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Heavy thunderstorms expected to bring extreme heat to Barrie, cottage country

Environment Canada says there is potential for heavy thunderstorms today followed by an extreme heat event which is expected to persist through the long weekend. File / Global News

Environment Canada has issued an extreme heat event warning for the Canada Day long weekend.

The environmental agency says there is potential for heavy thunderstorms Wednesday followed by an extreme heat event which is expected to persist through the long weekend.

Environment Canada says this will likely be the most significant heat wave of the season thus far.

According to the agency, scattered showers and isolated thunderstorms in the forecast Wednesday will give way to a persistent southwest airflow, bringing hot and humid air from the Gulf of Mexico to southern Ontario.

Environment Canada says beginning Friday or Saturday and continuing through the Canada Day long weekend, expected daytime highs in the Barrie area will be in the low to mid-30s with humidex values into the mid-40s.

Overnight low temperatures are expected to fall to only the low 20s, providing little or no relief from the extreme heat.

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According to YKL Weather, a Twitter account that tracks Barrie weather statistics from Environment Canada, Saturday is expected to be the 10th hottest day in June on record, at 33 C. The hottest temperature recorded in Barrie in June was in 1994, when temperatures were recorded at a scorching 35 C.

READ MORE: Southern Ontario will be sweltering over Canada Day weekend

Those looking to escape to cottage country for the long weekend will encounter similar temperatures. Environment Canada has also issued an extreme heat event warning for the Bracebridge, Gravenhurst, Huntsville and Parry Sound areas.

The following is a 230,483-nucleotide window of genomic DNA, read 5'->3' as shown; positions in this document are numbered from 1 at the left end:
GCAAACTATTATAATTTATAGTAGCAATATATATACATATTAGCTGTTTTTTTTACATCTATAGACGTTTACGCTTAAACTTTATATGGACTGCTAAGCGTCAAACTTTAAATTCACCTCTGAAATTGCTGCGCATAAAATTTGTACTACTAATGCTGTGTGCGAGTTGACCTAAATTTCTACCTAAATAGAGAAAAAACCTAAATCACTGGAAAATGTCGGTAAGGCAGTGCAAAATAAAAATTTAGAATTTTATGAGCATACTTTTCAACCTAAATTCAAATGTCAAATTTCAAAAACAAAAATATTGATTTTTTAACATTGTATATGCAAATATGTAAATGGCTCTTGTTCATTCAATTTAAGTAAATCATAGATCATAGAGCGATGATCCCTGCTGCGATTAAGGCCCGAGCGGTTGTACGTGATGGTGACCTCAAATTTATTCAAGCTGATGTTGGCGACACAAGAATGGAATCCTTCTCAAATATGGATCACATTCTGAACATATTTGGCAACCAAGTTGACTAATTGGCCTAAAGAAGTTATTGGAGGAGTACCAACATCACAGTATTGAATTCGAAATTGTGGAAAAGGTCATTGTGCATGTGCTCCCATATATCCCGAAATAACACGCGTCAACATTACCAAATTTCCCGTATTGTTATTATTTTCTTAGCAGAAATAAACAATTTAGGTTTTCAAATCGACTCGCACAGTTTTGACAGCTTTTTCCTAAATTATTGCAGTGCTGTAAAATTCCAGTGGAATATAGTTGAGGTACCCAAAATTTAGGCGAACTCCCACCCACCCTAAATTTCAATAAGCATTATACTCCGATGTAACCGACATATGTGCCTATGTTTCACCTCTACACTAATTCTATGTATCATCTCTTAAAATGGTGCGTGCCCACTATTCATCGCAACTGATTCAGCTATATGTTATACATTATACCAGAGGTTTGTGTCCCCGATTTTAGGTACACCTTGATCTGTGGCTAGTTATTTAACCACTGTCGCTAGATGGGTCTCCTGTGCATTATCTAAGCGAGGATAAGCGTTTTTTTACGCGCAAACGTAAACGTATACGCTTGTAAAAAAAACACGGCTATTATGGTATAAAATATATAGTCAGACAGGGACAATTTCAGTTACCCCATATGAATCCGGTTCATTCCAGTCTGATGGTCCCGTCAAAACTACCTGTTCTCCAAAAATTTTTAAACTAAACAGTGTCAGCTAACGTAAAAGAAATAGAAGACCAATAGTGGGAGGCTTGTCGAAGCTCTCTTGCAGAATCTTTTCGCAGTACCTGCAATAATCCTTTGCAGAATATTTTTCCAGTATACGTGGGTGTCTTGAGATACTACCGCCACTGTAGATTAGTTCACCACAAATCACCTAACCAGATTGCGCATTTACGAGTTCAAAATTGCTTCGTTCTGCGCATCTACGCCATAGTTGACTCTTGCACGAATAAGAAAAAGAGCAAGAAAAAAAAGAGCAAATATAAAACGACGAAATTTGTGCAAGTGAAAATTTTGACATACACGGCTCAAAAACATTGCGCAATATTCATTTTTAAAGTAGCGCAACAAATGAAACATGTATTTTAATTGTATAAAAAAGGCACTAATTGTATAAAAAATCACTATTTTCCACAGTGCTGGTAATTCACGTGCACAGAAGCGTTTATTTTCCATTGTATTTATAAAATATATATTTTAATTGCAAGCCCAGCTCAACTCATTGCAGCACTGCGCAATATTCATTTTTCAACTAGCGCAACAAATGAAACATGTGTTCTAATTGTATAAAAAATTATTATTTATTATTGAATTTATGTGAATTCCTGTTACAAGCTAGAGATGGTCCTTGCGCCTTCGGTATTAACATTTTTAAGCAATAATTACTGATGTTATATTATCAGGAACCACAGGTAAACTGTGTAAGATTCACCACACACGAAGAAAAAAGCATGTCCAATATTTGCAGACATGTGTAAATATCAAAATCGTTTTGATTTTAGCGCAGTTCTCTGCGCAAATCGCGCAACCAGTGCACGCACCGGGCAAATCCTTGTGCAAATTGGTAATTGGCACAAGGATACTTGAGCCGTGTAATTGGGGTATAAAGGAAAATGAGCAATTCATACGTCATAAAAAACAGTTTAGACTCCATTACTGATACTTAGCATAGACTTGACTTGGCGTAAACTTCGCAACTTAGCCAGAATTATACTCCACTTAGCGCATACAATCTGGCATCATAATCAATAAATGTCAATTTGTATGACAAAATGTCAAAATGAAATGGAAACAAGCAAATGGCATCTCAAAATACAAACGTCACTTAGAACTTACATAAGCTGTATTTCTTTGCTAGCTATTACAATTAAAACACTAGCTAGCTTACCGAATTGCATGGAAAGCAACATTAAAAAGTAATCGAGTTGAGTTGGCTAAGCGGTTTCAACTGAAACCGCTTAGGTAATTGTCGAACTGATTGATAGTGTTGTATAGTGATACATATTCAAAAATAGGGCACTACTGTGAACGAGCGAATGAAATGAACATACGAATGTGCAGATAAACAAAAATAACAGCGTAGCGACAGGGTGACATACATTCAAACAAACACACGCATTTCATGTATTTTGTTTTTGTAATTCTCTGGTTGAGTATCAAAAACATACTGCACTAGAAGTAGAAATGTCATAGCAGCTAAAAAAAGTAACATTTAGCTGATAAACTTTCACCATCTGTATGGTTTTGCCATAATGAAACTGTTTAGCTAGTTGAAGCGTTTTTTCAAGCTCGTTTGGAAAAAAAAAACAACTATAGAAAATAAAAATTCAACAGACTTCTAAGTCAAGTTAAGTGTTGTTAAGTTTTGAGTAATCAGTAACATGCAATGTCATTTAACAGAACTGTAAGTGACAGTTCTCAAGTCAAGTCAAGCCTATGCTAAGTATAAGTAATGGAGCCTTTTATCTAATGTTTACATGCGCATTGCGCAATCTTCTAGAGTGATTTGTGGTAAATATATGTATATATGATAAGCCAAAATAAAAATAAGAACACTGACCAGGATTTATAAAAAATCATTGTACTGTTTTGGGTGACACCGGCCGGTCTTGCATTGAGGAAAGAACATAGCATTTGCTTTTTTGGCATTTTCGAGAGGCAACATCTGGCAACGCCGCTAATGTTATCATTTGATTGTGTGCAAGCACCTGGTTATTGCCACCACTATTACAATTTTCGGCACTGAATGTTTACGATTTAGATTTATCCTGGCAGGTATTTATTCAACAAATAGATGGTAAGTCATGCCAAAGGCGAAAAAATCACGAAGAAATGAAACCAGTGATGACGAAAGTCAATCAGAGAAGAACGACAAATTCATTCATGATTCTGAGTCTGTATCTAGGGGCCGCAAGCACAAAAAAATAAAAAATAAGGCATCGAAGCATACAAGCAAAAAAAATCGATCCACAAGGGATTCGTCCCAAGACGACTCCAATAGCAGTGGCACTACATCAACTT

Global News Chief Meteorologist Anthony Farnell, says lakes and rivers in the area are still chilly, but that won’t matter with the extremely hot and humid forecast.

Environment Canada says it’s unclear when the heat event will end, however, they believe high temperatures could last until the middle of next week.

The agency is urging people to monitor themselves and loved ones for symptoms of heat stroke or exhaustion. This includes very young and very old people, who may be more susceptible to extreme heat. Symptoms of heat stroke and heat exhaustion include a high body temperature, lack of sweat, confusion, fainting and unconsciousness.

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With hundreds of people expected in downtown Barrie for Canada Day festivities, the city of Barrie issued its own advisory on Thursday morning, encouraging people who plan to participate in long-weekend events to remain “cool and safe.”

The statement reminds the public to stay hydrated, rest frequently in shaded areas and dress in cool, loose clothing including a hat or umbrella for shade.

The advisory also urges residents to never leave infants, children or pets in parked cars and to check regularly on family, friends or neighbours who are at a higher risk of heat-related illnesses or who do not have air conditioning.

While public activities set for Canada Day are scheduled to proceed as planned, the city says residents should plan to attend the festivities during cooler parts of the day.

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